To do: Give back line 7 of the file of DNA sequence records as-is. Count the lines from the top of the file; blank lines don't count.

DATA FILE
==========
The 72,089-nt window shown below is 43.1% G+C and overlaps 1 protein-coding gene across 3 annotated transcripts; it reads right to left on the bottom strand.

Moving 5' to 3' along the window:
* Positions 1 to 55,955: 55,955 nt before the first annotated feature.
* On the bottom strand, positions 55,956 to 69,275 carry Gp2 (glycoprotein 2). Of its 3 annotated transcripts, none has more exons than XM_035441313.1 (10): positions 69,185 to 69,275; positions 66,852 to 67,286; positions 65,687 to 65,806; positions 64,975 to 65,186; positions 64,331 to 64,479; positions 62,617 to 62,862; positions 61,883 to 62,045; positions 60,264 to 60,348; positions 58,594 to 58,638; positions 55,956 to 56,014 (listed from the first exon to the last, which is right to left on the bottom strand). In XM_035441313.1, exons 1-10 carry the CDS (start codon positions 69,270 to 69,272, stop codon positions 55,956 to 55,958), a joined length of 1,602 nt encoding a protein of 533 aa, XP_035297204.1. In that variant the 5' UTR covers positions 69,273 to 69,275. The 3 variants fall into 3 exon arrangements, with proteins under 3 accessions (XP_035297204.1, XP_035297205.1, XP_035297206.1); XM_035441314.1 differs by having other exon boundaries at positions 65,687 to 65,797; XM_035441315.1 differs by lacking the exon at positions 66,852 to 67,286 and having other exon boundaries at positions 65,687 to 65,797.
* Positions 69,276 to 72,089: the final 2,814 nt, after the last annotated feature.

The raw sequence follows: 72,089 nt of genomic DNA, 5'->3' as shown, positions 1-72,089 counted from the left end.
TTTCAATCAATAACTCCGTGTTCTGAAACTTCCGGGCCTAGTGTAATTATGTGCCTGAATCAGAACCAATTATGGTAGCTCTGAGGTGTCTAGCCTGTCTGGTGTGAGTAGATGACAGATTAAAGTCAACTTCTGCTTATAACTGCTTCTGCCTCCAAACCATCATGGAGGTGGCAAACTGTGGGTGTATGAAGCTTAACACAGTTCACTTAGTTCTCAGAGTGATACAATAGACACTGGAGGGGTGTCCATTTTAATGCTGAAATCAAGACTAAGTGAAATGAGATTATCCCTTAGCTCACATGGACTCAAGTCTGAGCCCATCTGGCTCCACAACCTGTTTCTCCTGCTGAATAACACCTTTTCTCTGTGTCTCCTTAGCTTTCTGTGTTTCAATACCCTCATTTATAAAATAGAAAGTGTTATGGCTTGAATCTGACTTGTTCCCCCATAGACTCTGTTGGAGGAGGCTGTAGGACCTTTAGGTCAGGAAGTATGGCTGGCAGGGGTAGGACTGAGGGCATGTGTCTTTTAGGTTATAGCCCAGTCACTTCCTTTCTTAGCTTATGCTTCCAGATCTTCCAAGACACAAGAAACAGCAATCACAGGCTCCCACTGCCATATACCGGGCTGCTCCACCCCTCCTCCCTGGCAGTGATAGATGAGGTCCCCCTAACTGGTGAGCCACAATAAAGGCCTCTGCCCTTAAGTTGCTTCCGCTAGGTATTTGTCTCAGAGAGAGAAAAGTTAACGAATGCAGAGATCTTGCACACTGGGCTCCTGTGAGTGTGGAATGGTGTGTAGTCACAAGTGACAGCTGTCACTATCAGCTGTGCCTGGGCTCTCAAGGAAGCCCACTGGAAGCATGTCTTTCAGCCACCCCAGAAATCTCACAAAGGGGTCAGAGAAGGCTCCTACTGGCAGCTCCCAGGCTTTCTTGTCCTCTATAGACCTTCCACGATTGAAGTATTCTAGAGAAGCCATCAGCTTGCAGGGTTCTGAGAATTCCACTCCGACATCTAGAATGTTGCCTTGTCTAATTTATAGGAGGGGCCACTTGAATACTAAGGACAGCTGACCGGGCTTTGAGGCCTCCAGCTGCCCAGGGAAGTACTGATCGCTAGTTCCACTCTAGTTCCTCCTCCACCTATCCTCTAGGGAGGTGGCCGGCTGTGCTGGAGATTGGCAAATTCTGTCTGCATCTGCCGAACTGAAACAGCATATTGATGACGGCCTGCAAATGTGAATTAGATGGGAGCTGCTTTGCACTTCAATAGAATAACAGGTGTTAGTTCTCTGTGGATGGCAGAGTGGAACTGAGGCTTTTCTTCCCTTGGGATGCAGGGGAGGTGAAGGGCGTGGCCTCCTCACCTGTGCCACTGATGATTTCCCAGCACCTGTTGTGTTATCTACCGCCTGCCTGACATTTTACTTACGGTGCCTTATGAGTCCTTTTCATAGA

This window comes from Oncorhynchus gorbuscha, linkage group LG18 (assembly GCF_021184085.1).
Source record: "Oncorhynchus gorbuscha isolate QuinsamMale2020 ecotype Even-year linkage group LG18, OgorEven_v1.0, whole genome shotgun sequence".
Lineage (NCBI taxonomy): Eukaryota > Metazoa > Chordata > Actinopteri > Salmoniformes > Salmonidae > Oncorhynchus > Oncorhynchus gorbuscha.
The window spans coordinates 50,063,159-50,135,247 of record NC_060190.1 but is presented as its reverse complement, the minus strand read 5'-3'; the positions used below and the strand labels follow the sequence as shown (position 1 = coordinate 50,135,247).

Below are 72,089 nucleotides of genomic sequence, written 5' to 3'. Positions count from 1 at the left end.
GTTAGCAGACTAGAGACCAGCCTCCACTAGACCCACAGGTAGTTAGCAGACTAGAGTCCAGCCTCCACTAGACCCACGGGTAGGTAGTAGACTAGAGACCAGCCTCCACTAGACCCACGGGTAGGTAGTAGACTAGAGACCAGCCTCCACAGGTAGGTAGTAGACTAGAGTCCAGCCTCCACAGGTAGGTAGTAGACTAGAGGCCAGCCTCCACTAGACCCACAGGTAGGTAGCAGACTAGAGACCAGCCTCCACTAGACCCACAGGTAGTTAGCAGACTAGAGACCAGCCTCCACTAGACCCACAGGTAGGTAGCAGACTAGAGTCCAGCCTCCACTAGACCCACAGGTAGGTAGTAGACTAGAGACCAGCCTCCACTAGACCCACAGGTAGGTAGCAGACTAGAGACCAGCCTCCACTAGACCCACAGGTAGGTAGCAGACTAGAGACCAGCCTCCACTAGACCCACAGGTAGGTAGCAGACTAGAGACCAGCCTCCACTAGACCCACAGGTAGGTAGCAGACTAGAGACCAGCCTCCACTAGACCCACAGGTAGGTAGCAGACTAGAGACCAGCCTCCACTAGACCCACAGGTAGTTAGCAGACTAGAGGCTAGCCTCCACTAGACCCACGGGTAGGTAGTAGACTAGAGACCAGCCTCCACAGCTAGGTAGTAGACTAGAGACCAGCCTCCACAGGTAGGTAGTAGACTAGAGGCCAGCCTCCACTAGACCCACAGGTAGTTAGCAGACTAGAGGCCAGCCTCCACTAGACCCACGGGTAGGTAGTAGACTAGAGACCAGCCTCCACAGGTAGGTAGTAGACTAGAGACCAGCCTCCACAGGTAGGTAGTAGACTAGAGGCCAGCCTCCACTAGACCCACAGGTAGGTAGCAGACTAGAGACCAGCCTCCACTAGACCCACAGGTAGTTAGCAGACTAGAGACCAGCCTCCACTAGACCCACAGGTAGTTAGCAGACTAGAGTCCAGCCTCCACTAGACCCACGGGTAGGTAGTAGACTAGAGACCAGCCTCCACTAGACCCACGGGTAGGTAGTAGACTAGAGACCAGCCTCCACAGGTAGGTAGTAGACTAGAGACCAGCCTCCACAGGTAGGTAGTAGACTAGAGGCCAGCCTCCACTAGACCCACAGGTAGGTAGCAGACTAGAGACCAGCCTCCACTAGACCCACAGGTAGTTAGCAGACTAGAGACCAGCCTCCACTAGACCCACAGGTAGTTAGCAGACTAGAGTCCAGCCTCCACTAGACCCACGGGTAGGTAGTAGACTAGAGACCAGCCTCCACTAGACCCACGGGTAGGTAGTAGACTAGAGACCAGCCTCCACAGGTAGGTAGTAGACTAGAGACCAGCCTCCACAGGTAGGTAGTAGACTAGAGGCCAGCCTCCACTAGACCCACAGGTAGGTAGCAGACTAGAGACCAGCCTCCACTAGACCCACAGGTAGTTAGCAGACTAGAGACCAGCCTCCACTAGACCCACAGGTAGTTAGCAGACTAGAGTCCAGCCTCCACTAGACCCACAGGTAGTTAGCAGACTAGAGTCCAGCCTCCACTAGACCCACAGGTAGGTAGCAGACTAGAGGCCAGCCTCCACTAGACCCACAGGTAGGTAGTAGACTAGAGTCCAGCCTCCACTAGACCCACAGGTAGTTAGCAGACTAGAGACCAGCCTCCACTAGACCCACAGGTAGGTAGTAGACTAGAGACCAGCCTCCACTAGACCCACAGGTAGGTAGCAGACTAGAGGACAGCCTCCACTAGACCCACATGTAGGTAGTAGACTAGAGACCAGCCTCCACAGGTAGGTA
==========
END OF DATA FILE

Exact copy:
TTTCAATCAATAACTCCGTGTTCTGAAACTTCCGGGCCTAGTGTAATTATGTGCCTGAATCAGAACCAATTATGGTAGCTCTGAGGTGTCTAGCCTGTCTGGTGTGAGTAGATGACAGATTAAAGTCAACTTCTGCTTATAACTGCTTCTGCCTCCAAACCATCATGGAGGTGGCAAACTGTGGGTGTATGAAGCTTAACACAGTTCACTTAGTTCTCAGAGTGATACAATAGACACTGGAGGGGTGTCCATTTTAATGCTGAAATCAAGACTAAGTGAAATGAGATTATCCCTTAGCTCACATGGACTCAAGTCTGAGCCCATCTGGCTCCACAACCTGTTTCTCCTGCTGAATAACACCTTTTCTCTGTGTCTCCTTAGCTTTCTGTGTTTCAATACCCTCATTTATAAAATAGAAAGTGTTATGGCTTGAATCTGACTTGTTCCCCCATAGACTCTGTTGGAGGAGGCTGTAGGACCTTTAGGTCAGGAAGTATGGCTGGCAGGGGTAGGACTGAGGGCATGTGTCTTTTAGGTTATAGCCCAGTCACTTCCTTTCTTAGCTTATGCTTCCAGATCTTCCAAGACACAAGAAACAGCAATCACAGGCTCCCACTGCCATATACCGGGCTGCTCCACCCCTCCTCCCTGGCAGTGATAGATGAGGTCCCCCTAACTGGTGAGCCACAATAAAGGCCTCTGCCCTTAAGTTGCTTCCGCTAGGTATTTGTCTCAGAGAGAGAAAAGTTAACGAATGCAGAGATCTTGCACACTGGGCTCCTGTGAGTGTGGAATGGTGTGTAGTCACAAGTGACAGCTGTCACTATCAGCTGTGCCTGGGCTCTCAAGGAAGCCCACTGGAAGCATGTCTTTCAGCCACCCCAGAAATCTCACAAAGGGGTCAGAGAAGGCTCCTACTGGCAGCTCCCAGGCTTTCTTGTCCTCTATAGACCTTCCACGATTGAAGTATTCTAGAGAAGCCATCAGCTTGCAGGGTTCTGAGAATTCCACTCCGACATCTAGAATGTTGCCTTGTCTAATTTATAGGAGGGGCCACTTGAATACTAAGGACAGCTGACCGGGCTTTGAGGCCTCCAGCTGCCCAGGGAAGTACTGATCGCTAGTTCCACTCTAGTTCCTCCTCCACCTATCCTCTAGGGAGGTGGCCGGCTGTGCTGGAGATTGGCAAATTCTGTCTGCATCTGCCGAACTGAAACAGCATATTGATGACGGCCTGCAAATGTGAATTAGATGGGAGCTGCTTTGCACTTCAATAGAATAACAGGTGTTAGTTCTCTGTGGATGGCAGAGTGGAACTGAGGCTTTTCTTCCCTTGGGATGCAGGGGAGGTGAAGGGCGTGGCCTCCTCACCTGTGCCACTGATGATTTCCCAGCACCTGTTGTGTTATCTACCGCCTGCCTGACATTTTACTTACGGTGCCTTATGAGTCCTTTTCATAGA